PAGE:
Ms. JoAnn Dickerson
Riverside Applied Learning Center
3600 Fossil Drive
Fort Worth, Texas 76111
November 26, 2018
Dear Ms. Dickerson,
I have been a teacher at Riverside Applied Learning Center for seven years and I have been able to teach some of the fifth graders in first grade and in Pre-Kindergarten. In my teaching style, I integrate the applied learning process. I love that applied learning involves “learning by doing” and that we are able to build on real-world skills in our classroom. In my classroom, the students are creating most days and are excited about the work they are doing in Makerspace.
In recent years, my classroom has been impacted by the lessons learned from the technology classes I have had the opportunity to attend. During this last summer, Beverly Burks gave us a quick overview of Makerspace. My curiosity of this concept has led to an area in my classroom where the students are now designing and creating projects. I feel like Makerspace can prepare students for the real world and maybe introduce them to their future career. One such example from my classroom is a young boy, Keaton, who built a rocket during Makerspace rotation. He loved making the rocket, but now he wants to take it apart and design it so he can improve it. The skills that he is using and developing are critical and problem solving.
Can you imagine that all students would be able to experience this excitement and joy of learning?
I propose that Riverside Applied Learning Center start a Makerspace room and be a pilot for the Northeast Fort Worth ISD elementary schools.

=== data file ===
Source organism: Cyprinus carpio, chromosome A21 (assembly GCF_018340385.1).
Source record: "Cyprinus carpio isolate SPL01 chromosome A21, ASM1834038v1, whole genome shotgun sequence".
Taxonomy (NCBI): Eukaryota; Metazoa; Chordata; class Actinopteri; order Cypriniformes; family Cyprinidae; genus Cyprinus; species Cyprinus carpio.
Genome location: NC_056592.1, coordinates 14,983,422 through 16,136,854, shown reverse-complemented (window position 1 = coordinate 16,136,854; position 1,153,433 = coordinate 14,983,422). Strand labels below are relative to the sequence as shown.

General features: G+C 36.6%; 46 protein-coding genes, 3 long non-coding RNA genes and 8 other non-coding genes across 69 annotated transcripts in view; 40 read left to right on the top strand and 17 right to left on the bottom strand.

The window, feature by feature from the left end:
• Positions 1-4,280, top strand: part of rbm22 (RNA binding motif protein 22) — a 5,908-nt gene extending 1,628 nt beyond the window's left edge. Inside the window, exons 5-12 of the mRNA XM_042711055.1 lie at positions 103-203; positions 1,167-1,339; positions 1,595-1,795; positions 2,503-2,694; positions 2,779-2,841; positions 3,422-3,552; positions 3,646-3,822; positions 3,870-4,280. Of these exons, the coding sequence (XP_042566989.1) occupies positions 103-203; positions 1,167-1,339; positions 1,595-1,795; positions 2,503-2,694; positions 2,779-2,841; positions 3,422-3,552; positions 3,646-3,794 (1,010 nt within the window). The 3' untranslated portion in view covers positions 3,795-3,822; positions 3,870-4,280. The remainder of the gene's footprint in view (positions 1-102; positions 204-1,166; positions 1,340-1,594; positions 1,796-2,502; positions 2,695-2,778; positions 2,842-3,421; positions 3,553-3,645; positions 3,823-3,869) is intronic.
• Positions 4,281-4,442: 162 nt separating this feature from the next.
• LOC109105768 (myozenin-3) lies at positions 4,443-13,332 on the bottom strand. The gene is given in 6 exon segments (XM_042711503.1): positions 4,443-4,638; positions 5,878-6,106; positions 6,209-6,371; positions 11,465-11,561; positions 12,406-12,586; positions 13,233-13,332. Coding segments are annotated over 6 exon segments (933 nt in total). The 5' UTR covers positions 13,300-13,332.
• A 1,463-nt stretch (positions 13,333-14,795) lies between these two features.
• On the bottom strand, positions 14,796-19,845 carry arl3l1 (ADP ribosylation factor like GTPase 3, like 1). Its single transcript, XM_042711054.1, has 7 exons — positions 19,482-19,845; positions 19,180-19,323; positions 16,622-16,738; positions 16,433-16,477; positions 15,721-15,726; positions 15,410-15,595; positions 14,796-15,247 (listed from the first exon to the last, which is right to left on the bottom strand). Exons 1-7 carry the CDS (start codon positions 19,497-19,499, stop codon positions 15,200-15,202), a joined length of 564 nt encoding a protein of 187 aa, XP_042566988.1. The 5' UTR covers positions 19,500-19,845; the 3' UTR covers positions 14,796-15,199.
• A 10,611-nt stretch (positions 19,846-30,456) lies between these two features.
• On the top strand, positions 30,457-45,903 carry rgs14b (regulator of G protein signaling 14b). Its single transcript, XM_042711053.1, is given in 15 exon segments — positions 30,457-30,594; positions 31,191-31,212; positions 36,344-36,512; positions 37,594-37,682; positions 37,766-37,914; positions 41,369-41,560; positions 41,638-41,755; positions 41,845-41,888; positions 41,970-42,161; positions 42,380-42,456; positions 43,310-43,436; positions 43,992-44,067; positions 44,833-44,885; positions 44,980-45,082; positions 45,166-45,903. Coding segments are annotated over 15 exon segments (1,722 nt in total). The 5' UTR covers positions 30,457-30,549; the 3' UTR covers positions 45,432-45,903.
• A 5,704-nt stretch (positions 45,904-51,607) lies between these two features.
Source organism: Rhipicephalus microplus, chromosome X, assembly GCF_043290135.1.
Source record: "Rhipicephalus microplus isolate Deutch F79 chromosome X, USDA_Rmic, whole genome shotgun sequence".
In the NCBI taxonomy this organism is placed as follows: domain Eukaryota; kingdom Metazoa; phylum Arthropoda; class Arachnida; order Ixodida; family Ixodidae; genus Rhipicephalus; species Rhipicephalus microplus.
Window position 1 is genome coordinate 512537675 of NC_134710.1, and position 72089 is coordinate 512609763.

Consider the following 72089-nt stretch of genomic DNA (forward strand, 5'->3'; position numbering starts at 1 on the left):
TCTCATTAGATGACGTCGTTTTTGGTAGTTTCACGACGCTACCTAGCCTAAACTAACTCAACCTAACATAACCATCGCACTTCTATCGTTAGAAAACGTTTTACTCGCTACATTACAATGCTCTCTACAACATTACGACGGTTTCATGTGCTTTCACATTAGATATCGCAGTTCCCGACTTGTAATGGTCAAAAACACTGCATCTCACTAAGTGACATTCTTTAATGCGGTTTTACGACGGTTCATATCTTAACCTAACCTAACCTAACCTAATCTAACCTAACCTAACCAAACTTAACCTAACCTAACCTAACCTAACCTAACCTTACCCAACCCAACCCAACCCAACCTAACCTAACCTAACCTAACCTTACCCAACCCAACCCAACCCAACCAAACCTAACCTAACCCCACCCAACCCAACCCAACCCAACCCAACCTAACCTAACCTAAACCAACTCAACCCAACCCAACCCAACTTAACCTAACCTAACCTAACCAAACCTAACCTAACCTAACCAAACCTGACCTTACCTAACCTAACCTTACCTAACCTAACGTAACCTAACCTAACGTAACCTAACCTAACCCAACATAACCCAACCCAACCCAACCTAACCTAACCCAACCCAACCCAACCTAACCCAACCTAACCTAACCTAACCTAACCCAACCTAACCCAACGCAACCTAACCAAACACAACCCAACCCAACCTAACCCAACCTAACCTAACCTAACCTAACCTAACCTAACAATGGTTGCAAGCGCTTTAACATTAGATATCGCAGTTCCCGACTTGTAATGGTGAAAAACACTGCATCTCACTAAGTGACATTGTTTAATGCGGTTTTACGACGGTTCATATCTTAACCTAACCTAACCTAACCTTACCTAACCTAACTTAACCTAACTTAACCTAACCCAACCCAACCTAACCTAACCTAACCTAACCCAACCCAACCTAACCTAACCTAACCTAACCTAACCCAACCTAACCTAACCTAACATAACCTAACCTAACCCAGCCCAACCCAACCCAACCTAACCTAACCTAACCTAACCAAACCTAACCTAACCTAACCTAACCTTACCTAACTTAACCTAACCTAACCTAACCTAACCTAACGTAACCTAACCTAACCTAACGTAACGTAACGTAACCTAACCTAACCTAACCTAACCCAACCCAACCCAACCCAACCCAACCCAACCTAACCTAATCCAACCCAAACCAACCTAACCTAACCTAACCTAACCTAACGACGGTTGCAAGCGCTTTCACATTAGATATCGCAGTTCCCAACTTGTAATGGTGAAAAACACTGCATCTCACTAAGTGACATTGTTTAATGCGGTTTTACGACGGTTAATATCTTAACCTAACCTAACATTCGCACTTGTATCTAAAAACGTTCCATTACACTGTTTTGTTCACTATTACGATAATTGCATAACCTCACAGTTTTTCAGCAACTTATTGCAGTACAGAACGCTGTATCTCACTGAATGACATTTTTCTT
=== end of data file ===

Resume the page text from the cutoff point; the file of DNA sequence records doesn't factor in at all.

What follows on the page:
Rendina (2017) defines “Makerspace as a place where students can gather to create, invent, tinker, explore and discover using a variety of tools and materials.” Makerspace creates an environment where students are able to design and invent projects. They start with a design in mind and use the materials like recycled arts and craft materials. This gives students an opportunity to engage and take ownership of their learning. They are able to explore and work on their own projects. Collaboration is a great way for students to work together and find leadership strengths. They are able to be innovators and problem solvers. When they make, create, and design projects, students are able to use the top level of Bloom’s Taxonomy of Learning- Creating (Do/ Construct- Kinesthetic/ Experiential.)
As you consider the proposal of Makerspace for all of Riverside Applied Learning Center students, here is a list of suggested materials that could be used for this endeavor:
*Legos (With a Lego Wall) *Coding Materials (Ozobots, Bee-Bots, Little Bits)
*Recycled Materials *Green Screen
*Arts and Craft Materials *iPads and Chromebooks
*Other Materials for Makerspace
In conclusion, a Makerspace room would allow the students to be at the center of their own learning. As an Applied Learning Center, all students at Riverside Applied Learning Center would be “learning by doing” and will be on real-world skills in Makerspace. My hope is that this would inspire the district to have a Makerspace room or other option for all students to be able to create.
I look forward to an opportunity to discuss this proposal in greater details.
Rendina, D. (2017, October 09). Defining Makerspaces: What the Research Says. Retrieved from http://renovatedlearning.com/2015/04/02/defining-makerspaces-part-1/